When I was first starting out, what I wouldn’t have done for such a simple strategy! It took me three years to finish my first manuscript – because my story was off, then my characters weren’t right, and finally when I did write ‘The End’ I was almost so bored of working on it I had to put it away for a few months.

Now I write a new novel every year. Not all of them will make it to the agenting stage – so far I’ve only submitted three out of eight. But, when I do get that publishing deal I’ll certainly not be intimated by the thought of writing new books, year after year after year. I love planning and writing them far too much.

The 5-day Plan Your Novel Challenge!

PYN Challenge tileYet, because I know how much I struggled in the early days of my novel-writing, I’ve decided to share my process. That’s why I’m doing the 5-day Plan Your Novel Challenge at the end of the month as part of my coaching offer for The Write Catalyst.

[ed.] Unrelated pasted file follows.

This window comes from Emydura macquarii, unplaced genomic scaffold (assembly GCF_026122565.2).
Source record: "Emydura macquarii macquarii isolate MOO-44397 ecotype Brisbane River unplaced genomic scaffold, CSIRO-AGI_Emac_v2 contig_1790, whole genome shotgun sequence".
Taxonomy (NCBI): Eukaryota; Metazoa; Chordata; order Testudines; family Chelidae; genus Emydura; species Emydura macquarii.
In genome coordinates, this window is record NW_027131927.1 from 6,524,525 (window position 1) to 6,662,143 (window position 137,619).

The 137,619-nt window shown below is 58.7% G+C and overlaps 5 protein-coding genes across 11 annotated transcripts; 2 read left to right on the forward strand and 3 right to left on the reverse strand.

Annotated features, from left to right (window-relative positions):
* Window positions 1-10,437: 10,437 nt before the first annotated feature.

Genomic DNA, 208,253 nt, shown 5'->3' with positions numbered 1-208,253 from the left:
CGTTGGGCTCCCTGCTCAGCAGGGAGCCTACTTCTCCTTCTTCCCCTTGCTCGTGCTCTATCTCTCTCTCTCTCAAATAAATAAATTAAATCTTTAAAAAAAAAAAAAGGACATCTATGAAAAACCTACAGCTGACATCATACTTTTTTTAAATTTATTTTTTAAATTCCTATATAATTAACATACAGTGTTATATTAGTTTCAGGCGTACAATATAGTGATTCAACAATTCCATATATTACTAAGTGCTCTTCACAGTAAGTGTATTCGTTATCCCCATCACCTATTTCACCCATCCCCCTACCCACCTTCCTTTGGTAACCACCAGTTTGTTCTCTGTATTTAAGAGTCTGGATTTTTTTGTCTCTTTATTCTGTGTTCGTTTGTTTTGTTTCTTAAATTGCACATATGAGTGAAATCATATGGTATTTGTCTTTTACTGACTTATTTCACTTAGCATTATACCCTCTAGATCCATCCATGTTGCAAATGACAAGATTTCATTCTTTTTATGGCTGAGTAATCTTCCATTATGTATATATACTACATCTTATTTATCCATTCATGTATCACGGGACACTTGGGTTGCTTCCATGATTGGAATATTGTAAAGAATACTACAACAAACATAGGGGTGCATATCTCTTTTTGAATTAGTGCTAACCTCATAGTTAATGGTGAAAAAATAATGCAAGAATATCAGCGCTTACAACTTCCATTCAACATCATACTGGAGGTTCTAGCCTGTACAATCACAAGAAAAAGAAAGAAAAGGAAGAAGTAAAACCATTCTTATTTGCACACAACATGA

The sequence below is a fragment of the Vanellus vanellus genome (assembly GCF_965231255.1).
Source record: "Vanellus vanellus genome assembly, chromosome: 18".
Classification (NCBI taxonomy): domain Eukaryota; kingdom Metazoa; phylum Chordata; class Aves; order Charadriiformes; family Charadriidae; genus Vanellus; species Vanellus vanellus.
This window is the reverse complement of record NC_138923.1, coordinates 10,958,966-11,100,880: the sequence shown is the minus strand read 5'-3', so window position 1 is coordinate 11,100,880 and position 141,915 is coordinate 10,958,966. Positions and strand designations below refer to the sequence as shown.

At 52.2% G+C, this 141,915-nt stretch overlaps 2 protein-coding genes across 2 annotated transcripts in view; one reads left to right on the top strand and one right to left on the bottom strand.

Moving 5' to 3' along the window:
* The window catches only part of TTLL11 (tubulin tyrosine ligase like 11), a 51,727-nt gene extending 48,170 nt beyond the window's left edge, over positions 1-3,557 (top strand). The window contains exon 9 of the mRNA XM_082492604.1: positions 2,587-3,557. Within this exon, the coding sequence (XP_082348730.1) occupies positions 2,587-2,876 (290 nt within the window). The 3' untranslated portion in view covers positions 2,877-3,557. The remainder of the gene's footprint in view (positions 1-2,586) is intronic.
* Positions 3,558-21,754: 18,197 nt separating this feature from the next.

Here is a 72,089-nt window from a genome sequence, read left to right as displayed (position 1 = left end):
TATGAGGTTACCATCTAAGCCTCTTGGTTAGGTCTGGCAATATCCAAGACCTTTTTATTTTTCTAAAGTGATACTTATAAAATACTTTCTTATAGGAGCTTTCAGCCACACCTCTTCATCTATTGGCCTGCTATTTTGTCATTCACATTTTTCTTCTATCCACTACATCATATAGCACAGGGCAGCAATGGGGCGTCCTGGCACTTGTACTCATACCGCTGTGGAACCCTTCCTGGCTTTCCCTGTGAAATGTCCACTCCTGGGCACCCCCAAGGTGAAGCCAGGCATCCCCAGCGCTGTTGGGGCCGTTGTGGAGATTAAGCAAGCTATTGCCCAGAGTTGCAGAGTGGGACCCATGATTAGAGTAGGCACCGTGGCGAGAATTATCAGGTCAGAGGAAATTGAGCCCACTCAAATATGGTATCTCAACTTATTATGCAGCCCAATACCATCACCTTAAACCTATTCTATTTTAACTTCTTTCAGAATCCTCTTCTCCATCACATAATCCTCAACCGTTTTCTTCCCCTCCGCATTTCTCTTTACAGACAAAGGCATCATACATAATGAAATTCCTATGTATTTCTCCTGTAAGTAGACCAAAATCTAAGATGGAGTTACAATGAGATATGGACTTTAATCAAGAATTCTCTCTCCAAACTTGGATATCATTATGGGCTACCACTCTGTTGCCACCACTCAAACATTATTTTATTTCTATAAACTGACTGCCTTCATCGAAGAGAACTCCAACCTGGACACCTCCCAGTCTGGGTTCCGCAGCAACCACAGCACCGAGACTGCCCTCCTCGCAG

From 26-30 June I will guide you though the process of finding and refining your novel’s idea, character, and time and location. Plus, there’ll be a trouble-shooting workshop on the final day so we can tackle any stumbling blocks you might come across along the way. 

If you’ve always wanted to write a novel, or have tried before and given up; this challenge is for you! And, because I want to make sure that as many people as possible follow their dreams, it’s a FREE resource.
No cost except your email address, participation, and a promise to yourself that 2020 is the year that you will write that book!

Want in? All you have to do is sign up here: The Write Catalyst 5-day Plan Your Novel Challenge

See you in the challenge, I hope!


  • Copy of logo 3Do you already have a part-written manuscript, but struggle to keep up the momentum?
  • Perhaps you’ve run out of plot, or aren’t sure how to fix what you now realising are glaring errors in your story?
  • Or worse, have you simply lost your writing mojo altogether?

As The Write Catalyst, I can help! 
With a decade’s experience of writing novels; I’m familiar with lots of the issues and challenges that writers face when attempting to get that story on the page.
Why not book in a free virtual cuppa with me, and let’s talk it out. 
Book in here!